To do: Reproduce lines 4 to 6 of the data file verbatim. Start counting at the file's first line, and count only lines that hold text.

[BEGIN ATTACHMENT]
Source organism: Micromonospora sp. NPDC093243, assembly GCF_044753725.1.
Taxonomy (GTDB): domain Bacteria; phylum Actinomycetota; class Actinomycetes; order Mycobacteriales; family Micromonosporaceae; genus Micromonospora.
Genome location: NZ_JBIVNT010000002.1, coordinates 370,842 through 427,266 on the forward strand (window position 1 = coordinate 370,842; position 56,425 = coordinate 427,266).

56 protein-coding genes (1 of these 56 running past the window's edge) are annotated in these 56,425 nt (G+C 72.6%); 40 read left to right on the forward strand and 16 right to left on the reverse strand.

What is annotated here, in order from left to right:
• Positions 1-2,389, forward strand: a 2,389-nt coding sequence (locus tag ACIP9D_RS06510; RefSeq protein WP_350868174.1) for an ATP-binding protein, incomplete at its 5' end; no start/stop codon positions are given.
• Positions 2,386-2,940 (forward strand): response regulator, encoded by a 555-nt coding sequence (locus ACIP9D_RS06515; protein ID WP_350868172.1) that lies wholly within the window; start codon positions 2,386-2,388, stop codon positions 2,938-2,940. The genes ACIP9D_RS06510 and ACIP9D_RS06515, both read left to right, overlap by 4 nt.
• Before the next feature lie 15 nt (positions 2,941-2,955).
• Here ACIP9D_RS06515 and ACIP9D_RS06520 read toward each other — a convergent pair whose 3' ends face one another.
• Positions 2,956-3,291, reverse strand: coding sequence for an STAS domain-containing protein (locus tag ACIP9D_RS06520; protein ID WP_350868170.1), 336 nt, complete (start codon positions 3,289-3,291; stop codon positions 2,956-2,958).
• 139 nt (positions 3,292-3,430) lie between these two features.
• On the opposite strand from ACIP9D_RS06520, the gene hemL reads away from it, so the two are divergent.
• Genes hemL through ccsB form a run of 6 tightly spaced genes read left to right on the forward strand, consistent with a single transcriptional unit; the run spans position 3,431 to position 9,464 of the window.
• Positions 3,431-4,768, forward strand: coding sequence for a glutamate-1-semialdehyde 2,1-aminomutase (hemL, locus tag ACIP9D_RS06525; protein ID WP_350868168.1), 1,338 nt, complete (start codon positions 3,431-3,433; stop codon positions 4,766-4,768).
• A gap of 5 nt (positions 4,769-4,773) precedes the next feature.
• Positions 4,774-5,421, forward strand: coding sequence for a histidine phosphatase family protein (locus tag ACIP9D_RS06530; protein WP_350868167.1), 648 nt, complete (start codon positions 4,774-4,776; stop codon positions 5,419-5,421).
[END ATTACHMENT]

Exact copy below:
56 protein-coding genes (1 of these 56 running past the window's edge) are annotated in these 56,425 nt (G+C 72.6%); 40 read left to right on the forward strand and 16 right to left on the reverse strand.

What is annotated here, in order from left to right:
• Positions 1-2,389, forward strand: a 2,389-nt coding sequence (locus tag ACIP9D_RS06510; RefSeq protein WP_350868174.1) for an ATP-binding protein, incomplete at its 5' end; no start/stop codon positions are given.